Boxing all of the values in a program can incur significant overhead in space and in time. For example, one way to implement boxes is to allocate space for the tag and the value on the garbage-collected heap. A boxed value would then be referred to via a pointer to the corresponding heap allocation. However, most memory allocation systems align their heap allocations on word-sized boundaries, for example on 8-byte boundaries. That means that the low 3 bits of a heap allocation will always be zero. If you make a bit string whose low 3 bits are not zero, it cannot possibly be a valid pointer. In that case you can represent some types within the set of bit strings that cannot be valid pointers. These values are called "immediates", as opposed to "heap objects". In Guile, we have immediate representations for characters, booleans, some special values, and a subset of the integers. Alternately, a programming language implementation can represent values as double-precision floating point numbers, and shove pointers into the space of the NaN values. And for heap allocations, some systems can associate one tag with a whole page of values, minimizing per-value boxing overhead.

The goal of these optimizations is to avoid heap allocation for some kinds of boxes. While most language implementations have good garbage collectors that make allocation fairly cheap, the best way to minimize allocation cost is to refrain from it entirely.

In Guile's case, we currently use a combination of low-bit tagging for immediates, including fixnums (a subset of the integers), and tagged boxes on the heap for everything else, including floating-point numbers.

Boxing floating-point numbers obviously incurs huge overhead on floating-point math. You have to consider that each intermediate value produced by a computation will result in the allocation of another 8 bytes for the value and 4 or 8 bytes for the tag. Given that Guile aligns allocations on 8-byte boundaries, the result is a 16-byte allocation in either case. Consider this loop to sum the doubles in a bytevector:

(use-modules (rnrs bytevectors))
(define (f64-sum v)
  (let lp ((i 0) (sum 0.0))
    (if (< i (bytevector-length v))
        (lp (+ i 8)
            (+ sum (bytevector-ieee-double-native-ref v i)))
        sum)))

Each trip through the loop is going to allocate not one but two heap floats: one to box the result of bytevector-ieee-double-native-ref (whew, what a mouthful), and one for the sum. If we have a bytevector of 10 million elements, that will be 320 megabytes of allocation. Guile can allocate short-lived 16-byte allocations at about 900 MB/s on my machine, so summing this vector is going to take at least 350ms, just for the allocation. Indeed, without unboxing I measure this loop at 580ms for a 10 million element vector:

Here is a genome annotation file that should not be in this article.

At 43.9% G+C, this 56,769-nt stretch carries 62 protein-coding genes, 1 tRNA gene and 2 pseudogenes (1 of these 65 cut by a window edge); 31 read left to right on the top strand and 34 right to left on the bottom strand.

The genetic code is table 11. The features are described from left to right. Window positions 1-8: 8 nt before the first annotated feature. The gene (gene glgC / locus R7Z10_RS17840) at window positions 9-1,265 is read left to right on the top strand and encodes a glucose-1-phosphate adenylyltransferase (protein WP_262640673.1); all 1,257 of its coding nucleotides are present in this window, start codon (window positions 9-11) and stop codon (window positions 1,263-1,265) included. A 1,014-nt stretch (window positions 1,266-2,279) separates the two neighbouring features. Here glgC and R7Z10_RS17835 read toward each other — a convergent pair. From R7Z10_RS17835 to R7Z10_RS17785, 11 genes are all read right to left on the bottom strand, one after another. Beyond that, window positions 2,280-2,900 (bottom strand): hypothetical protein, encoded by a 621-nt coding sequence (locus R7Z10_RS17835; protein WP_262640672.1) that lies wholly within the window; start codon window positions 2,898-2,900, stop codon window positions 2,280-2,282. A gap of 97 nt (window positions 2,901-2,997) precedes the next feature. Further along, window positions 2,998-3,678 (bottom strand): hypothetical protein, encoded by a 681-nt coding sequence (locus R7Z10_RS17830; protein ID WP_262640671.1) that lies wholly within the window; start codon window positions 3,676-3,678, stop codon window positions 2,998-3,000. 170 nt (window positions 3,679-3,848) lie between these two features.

> (define v (make-f64vector #e10e6 1.0))
> ,time (f64-sum v)
$1 = 1.0e7
;; 0.580114s real time, 0.764572s run time.  0.268305s spent in GC.

The run time is higher than the real time due to parallel marking. I think in this case, allocation has even higher overhead because it happens outside the bytecode interpreter. The add opcode has a fast path for small integers (fixnums), and if it needs to work on flonums it calls out to a C helper. That C helper doesn't have a pointer to the thread-local freelist so it has to go through a more expensive allocation path.

Anyway, in the time that Guile takes to fetch one f64 value from the vector and add it to the sum, the CPU ticked through some 150 cycles, so surely we can do better than this.

unboxen, unblitzen

Let's take a look again at the loop to see where the floating-point allocations are produced.

(define (f64-sum v)
  (let lp ((i 0) (sum 0.0))
    (if (< i (bytevector-length v))
        (lp (+ i 8)
            (+ sum (bytevector-ieee-double-native-ref v i)))
        sum)))

It turns out there's no reason for the loquatiously-named bytevector-ieee-double-native-ref to return a boxed number. It's a monomorphic function that is well-known to the Guile compiler and virtual machine, and it even has its own opcode. In Guile 2.0 and until just a couple months ago in Guile 2.2, this function did box its return value, but that was because the virtual machine had no facility for unboxed values of any kind.

To allow bytevector-ieee-double-native-ref to return an unboxed double value, the first item of business was then to support unboxed values in Guile's VM. Looking forward to unboxed doubles, we made a change such that all on-stack values are 64 bits wide, even on 32-bit systems. (For simplicity, all locals in Guile take up the same amount of space. For the same reason, fetching 32-bit floats also unbox to 64-bit doubles.)

We also made a change to Guile's "stack maps", which are data structures that tell the garbage collector which locals are live in a stack frame. There is a stack map recorded at every call in a procedure, to be used when an activation is pending on the stack. Stack maps are stored in a side table in a separate section of the compiled ELF library. Live values are traced by the garbage collector, and dead values are replaced by a special "undefined" singleton. The change we made was to be able to indicate that live values were boxed or not, and if they were unboxed, what type they were (e.g. unboxed double). Knowing the type of locals helps the debugger to print values correctly. Currently, all unboxed values are immediates, so the GC doesn't need to trace them, but it's conceivable that we could have unboxed pointers at some point. Anyway, instead of just storing one bit (live or dead) per local in the stack map, we store two, and reserve one of the bit patterns to indicate that